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A lifetime’s love affair with motorcycle racing

By dan shaw  |  Posted: January 07, 2013

  • Racing the 500cc Gold Star at Oulton Park, 1960

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IT was back in September, in Bugle 1048, that we printed a photograph sent in by Mr R. Moore of Coseley showing Tony Groucutt with his Manx Norton motorcycle at a race meeting at Press Heath, Shropshire, in the early 1960s. That picture prompted Tony, who lives in Penn, to have a look through his own collection of pictures and to put pen to paper to record some of his recollections from a lifetime’s love affair with motorcycles and racing.

Tony writes, “As a lad I couldn’t wait for Friday night’s Express and Star; there were always hundreds of motorcycles for sale, with Greys, Heywood, Kings, George Lathes, Copes, so many dealer around us. There were so many motorcycles to choose from. Frank Cope raced a sleeved-down 350cc Manx Norton that in the winter months he put on show in his Dudley shop window and I cycled from school many times to ogle at that most beautiful motorcycle.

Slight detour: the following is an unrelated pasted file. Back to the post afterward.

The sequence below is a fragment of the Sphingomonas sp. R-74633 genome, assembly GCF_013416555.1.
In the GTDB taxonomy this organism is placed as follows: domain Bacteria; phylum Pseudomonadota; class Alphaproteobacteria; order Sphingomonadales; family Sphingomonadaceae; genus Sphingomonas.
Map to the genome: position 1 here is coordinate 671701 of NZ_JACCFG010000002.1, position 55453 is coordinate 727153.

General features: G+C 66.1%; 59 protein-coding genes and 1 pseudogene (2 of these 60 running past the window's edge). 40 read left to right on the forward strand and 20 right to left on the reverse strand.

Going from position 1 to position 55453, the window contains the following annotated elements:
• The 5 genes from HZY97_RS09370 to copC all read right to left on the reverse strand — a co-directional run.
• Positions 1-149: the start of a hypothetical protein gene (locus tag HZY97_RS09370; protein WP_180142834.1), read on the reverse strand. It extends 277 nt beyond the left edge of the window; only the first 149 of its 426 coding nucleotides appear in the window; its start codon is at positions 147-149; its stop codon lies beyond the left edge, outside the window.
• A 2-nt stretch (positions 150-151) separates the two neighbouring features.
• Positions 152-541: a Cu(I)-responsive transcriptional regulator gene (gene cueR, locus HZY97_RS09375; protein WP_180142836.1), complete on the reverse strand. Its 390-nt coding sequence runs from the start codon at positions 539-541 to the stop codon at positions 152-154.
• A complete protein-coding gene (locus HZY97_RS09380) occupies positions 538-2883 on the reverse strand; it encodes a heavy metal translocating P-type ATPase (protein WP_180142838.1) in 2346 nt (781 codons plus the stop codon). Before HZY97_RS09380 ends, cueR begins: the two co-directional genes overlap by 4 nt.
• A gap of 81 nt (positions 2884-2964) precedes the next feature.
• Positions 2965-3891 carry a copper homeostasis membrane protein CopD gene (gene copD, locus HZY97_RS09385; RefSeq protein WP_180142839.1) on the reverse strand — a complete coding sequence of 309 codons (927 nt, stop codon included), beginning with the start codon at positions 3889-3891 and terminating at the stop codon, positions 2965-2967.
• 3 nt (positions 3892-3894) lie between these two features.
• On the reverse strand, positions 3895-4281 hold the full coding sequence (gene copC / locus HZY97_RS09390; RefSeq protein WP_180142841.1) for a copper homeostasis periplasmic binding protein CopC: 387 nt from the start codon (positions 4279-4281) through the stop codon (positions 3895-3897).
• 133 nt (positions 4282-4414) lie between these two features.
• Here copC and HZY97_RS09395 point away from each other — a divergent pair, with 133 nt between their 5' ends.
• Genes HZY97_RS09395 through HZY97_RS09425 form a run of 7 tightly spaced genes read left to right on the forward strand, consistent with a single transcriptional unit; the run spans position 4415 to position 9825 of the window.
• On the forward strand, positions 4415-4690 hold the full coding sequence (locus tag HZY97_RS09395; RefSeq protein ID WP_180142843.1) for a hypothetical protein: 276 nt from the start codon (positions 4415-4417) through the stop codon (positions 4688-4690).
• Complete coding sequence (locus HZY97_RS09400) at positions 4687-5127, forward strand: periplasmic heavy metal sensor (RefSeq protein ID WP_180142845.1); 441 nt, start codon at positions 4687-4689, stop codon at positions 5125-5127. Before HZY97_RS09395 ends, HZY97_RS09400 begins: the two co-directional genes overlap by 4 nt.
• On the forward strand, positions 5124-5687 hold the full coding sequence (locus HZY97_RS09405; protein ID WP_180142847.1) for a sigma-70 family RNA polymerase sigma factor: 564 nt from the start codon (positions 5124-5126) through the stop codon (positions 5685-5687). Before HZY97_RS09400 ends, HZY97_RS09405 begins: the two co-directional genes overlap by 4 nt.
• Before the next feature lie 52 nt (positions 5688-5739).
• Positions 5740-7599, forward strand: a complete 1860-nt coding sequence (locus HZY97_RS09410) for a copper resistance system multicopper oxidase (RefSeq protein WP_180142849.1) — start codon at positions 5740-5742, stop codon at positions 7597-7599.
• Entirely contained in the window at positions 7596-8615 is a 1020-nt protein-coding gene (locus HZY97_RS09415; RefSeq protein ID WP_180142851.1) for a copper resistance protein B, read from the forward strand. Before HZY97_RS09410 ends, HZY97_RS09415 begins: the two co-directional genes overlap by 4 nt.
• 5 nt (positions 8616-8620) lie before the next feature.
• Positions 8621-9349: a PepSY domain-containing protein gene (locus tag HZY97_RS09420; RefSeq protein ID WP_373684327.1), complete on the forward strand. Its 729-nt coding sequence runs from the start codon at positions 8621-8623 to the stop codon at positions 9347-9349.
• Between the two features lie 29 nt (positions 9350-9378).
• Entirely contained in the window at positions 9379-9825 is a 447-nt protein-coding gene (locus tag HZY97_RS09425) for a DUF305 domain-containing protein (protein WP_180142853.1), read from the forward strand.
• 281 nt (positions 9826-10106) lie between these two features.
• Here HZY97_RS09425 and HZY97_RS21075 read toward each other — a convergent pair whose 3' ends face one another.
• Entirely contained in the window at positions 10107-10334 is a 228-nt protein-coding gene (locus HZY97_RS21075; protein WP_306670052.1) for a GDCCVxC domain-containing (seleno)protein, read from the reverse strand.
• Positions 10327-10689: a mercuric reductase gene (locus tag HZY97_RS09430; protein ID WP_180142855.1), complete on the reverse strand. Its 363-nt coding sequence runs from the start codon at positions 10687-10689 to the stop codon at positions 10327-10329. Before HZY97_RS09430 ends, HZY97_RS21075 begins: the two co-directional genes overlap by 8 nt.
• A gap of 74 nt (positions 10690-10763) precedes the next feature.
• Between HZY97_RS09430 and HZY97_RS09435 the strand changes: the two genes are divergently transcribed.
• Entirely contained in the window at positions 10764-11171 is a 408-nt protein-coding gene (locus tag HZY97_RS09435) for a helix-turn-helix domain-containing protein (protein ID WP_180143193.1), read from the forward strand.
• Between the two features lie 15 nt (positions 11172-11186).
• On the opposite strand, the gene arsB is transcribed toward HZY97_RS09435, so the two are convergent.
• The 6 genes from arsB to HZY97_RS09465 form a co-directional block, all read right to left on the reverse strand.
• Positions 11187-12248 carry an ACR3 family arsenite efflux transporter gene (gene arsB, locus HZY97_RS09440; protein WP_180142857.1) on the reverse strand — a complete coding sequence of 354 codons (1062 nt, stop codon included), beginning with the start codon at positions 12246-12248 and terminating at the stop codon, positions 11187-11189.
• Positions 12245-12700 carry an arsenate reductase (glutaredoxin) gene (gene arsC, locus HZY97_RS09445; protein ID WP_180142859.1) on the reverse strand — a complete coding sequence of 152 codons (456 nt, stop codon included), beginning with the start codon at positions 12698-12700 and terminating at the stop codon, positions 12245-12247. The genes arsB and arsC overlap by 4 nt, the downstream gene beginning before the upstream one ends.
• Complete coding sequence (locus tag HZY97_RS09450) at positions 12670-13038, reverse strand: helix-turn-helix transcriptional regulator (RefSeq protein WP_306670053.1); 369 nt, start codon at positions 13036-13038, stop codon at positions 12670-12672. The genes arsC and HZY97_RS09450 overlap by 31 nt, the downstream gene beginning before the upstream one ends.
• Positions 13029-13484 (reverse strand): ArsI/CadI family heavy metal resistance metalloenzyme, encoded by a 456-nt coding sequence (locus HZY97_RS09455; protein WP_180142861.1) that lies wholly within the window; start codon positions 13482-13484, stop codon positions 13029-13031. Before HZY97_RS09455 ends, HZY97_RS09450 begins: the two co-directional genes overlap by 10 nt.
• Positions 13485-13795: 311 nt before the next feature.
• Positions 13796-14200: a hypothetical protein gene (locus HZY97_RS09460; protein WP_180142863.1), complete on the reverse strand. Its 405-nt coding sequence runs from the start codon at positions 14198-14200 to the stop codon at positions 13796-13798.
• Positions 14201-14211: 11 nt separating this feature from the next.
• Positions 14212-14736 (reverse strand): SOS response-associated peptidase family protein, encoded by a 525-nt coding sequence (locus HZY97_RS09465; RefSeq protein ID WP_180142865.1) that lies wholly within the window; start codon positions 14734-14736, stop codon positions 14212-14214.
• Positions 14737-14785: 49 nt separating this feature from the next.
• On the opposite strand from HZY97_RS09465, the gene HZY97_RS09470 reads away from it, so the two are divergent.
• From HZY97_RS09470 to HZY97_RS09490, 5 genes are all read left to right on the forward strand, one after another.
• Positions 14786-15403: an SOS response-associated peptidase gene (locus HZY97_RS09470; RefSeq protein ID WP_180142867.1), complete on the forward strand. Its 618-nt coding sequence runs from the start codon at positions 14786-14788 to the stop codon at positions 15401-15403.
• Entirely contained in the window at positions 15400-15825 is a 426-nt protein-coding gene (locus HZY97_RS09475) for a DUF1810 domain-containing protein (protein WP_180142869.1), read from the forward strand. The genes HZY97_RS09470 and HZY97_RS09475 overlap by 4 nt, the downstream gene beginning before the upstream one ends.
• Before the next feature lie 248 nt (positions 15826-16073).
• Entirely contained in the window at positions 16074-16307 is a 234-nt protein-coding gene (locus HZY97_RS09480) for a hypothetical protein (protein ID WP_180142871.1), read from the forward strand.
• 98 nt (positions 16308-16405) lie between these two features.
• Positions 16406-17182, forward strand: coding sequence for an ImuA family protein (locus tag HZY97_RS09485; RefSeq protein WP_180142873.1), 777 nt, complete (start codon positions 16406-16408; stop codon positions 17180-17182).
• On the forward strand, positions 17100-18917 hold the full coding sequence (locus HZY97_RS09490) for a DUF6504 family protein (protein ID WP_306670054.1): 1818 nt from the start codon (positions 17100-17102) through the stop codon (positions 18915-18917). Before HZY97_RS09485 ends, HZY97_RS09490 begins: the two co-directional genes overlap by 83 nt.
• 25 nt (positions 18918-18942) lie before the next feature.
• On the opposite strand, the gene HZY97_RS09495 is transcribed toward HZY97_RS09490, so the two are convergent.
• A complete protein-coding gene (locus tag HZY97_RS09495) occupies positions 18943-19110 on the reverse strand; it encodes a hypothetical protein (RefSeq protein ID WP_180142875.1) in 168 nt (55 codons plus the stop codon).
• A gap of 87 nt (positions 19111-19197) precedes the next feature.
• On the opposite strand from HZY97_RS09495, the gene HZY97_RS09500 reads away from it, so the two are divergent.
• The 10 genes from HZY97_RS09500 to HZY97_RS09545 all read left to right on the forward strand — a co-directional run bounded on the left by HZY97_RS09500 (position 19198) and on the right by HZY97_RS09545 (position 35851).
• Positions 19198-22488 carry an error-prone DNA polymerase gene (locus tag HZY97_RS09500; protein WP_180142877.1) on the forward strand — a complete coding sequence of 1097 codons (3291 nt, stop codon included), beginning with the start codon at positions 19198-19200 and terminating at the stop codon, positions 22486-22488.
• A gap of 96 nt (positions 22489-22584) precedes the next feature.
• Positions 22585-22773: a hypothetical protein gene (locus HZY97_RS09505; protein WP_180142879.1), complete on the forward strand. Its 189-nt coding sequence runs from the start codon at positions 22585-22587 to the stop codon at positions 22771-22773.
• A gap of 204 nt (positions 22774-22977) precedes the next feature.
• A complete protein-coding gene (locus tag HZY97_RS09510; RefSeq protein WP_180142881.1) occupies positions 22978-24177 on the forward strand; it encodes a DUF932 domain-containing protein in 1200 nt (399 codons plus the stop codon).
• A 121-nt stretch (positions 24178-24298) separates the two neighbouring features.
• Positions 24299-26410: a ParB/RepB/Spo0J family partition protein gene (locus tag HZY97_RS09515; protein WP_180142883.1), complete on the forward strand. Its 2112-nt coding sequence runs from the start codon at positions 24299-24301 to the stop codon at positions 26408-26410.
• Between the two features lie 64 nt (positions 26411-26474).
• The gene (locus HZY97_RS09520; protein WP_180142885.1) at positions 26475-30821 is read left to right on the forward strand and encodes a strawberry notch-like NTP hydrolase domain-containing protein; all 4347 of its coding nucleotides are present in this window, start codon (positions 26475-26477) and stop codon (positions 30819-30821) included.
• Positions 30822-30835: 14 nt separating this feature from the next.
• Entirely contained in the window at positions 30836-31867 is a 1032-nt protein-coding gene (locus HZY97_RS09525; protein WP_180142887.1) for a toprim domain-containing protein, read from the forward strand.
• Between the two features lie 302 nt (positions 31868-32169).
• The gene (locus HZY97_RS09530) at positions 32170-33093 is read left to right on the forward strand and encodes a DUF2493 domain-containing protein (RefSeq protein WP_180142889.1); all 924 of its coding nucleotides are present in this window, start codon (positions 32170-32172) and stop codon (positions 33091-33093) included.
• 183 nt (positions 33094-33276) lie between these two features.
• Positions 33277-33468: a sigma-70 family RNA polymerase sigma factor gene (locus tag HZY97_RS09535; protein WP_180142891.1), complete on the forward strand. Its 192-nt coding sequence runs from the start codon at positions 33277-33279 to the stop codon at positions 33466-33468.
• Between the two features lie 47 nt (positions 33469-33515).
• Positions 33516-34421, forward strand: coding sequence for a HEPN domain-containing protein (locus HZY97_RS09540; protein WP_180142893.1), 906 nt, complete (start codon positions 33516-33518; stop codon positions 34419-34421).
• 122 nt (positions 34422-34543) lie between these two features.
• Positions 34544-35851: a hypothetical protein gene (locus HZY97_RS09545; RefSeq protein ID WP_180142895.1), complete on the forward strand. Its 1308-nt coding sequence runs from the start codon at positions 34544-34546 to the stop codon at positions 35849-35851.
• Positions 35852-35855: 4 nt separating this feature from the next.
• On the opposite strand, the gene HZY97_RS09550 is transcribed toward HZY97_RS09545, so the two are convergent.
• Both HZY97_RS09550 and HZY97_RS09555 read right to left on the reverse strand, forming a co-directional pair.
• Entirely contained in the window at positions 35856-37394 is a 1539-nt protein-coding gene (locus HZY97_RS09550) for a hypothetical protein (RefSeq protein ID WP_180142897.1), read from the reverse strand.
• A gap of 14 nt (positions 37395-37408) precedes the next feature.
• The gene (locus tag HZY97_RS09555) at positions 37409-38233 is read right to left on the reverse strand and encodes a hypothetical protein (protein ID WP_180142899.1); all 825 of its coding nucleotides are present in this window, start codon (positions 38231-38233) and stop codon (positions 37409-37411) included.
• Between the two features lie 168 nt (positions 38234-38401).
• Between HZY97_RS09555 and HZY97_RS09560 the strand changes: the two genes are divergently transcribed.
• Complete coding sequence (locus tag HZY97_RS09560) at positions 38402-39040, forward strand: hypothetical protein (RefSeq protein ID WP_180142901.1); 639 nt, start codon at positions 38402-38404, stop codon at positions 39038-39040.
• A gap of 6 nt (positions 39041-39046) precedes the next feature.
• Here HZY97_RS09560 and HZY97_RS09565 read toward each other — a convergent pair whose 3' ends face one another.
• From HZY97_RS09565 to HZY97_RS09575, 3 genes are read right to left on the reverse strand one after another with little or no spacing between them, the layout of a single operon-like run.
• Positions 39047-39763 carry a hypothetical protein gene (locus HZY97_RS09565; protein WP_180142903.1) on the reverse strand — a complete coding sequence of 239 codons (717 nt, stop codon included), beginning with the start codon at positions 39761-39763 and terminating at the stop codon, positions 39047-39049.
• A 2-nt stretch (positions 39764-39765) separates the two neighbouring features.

“Not long after leaving school I started work at Tipton Tub and Tube, or as it was known locally, The Smosh. One lad who worked with me was Trevor Whale, who later became my brother-in-law, who had a 250 BSA. Another bloke who worked there, and who was a big influence on my love of motorcycles, apart from my dad, was a chap named Gilbert Perks, who had a BSA Gold Flash. He also had the Motorcycling and Motorcycle mags every week and gave me loads of back numbers, including lots of TT numbers, and to this day I have kept my old Isle of Man TT mags. They really fascinated me, I just loved reading about those road racing stars.